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Re: Distribution statistics for ELPA and EMMS

From: Philip Kaludercic
Subject: Re: Distribution statistics for ELPA and EMMS
Date: Tue, 19 Sep 2023 22:06:02 +0000

Akib Azmain Turja <akib@disroot.org> writes:

> Philip Kaludercic <philipk@posteo.net> writes:
>> Adam Porter <adam@alphapapa.net> writes:
>>> [I just noticed this message from a few months ago.]
>>> On 7/16/23 21:25, Richard Stallman wrote:
>>>> [[[ To any NSA and FBI agents reading my email: please consider    ]]]
>>>> [[[ whether defending the US Constitution against all enemies,     ]]]
>>>> [[[ foreign or domestic, requires you to follow Snowden's example. ]]]
>>>> We could have two options for downloading, one which is "for a real
>>>> user" and one which is "for periodic testing".
>>>> The only difference would be that the former increments the user
>>>> download count and the latter does not.
>>> I like this idea, but it seems like it would be hard to enforce.  It
>>> could even go the other way, i.e. have Emacs send a query string or
>>> header when installing a package manually, which could be logged and
>>> used to filter the download logs later.  But even that might be harder
>>> than it seems, e.g. if I call a command like:
>>>   emacs --eval "(package-install FOO)"
>>> ...to non-interactively install a package into a local directory for
>>> testing, how far, and in how many places, would some kind of flag need
>>> to be propagated to end up in the server's logs?
>> There is an inherent unreliability in these kinds of statistics that has
>> to be accepted.  The question is therefore are issues like these
>> significant or would they skew the results.  This has to be considered
>> under a false-positive and a false-negative approach, depending on what
>> we want to measure.
> How are these numbers going to be useful?  This can't be a measure of
> "popularity."

Yes, they are at best an indicator.  A malicious person could always
manipulate them, unless considerable effort is put into verifying the
information -- which not only comes at the cost of time but also is
likely to decrease the amount of available information.

> Say, for example, the package "git-commit" is 11th most downloaded
> package on MELPA.  Is it really popular?  Few people install it
> explicitly.  Only one package depends on it, which is Magit, a super
> popular package.  So git-commit is automatically installed as a
> dependency when Magit is installed.

We should be able to solve that problem by adding a query string to the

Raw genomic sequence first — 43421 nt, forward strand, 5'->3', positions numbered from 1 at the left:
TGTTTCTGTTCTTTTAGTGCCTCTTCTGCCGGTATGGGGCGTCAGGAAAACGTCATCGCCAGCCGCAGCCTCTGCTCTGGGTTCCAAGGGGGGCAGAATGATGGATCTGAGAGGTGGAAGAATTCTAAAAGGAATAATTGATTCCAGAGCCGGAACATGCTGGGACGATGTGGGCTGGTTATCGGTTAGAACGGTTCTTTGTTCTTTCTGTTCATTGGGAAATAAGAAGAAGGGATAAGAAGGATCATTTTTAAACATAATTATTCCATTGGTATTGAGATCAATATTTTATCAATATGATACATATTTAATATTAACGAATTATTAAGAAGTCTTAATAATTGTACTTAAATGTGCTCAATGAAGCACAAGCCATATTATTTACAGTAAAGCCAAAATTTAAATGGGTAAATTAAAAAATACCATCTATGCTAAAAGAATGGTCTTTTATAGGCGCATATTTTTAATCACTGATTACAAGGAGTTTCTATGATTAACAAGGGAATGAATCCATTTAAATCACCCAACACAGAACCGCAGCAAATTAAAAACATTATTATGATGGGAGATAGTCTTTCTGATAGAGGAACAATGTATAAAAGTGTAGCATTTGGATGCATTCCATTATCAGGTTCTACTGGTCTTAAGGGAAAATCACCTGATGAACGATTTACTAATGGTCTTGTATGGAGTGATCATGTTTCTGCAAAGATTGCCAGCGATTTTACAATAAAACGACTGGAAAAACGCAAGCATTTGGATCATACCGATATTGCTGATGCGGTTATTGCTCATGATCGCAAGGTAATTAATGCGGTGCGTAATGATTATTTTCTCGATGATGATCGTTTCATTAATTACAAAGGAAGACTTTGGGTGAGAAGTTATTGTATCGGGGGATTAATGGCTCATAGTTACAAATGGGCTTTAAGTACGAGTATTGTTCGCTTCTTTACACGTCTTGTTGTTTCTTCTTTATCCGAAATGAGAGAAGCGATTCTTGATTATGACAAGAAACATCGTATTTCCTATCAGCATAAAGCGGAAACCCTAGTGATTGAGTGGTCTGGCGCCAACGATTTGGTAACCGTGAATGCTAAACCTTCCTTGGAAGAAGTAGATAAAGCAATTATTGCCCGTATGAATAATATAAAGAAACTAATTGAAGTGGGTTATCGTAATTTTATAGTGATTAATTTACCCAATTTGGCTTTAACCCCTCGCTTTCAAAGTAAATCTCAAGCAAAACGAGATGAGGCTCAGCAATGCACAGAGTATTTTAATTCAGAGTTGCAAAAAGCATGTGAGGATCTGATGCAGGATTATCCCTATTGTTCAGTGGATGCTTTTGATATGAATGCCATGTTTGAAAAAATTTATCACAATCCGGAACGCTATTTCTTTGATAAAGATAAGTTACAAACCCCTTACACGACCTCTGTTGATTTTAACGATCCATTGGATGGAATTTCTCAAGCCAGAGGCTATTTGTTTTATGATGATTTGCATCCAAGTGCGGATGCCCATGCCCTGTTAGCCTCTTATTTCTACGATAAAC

request, as Adam suggests:


Given this information, you know the user doesn't object to having this
information used (depending on whether or not this is a opt-in or
out-out thing), the version being fetched, whether it is a dependency or
not and whether it was an upgrade.

> And also, packages that get more frequent update are downloaded more
> than whose update less frequently.  So its indeed possible for a less
> popular but frequently updated package gets more downloaded than a
> mature well written more popular package.

We can remember upgrade-counts over the last week, year and all time.

> And also there are straight.el, Elpaca and Quelpa guys who don't use the
> ELPA at all.

Of course, hence "inherent unreliability", though I would be surprised
if the choice of package manager has a strong causal effect on what
packages one uses (setting aside that from-source package managers can
install unreleased packages that are not distributed in any archive).

>>                      If it is all about dopamine-boosting, I think a
>> false-positive approach would be better ;^)
> OK...
> (while t
>   (package-install 'eat)
>   (package-delete (cadr (assoc 'eat package-alist))))
> Soon: Eat is the most popular terminal emulator.  xD

Good point (though just asynchronously spamming the right URL would be
more efficient), my idea would be to count an IP address only once per
day, ignoring how many concrete requests were sent out and also use a
list of excluded addresses, such as Tor exit nodes, to filter out from
the statistics.

This approach approach, together with the fact that from-source package
managers wouldn't participate unless they are actively instructed to do
so, are further arguments for a false-negative approach.

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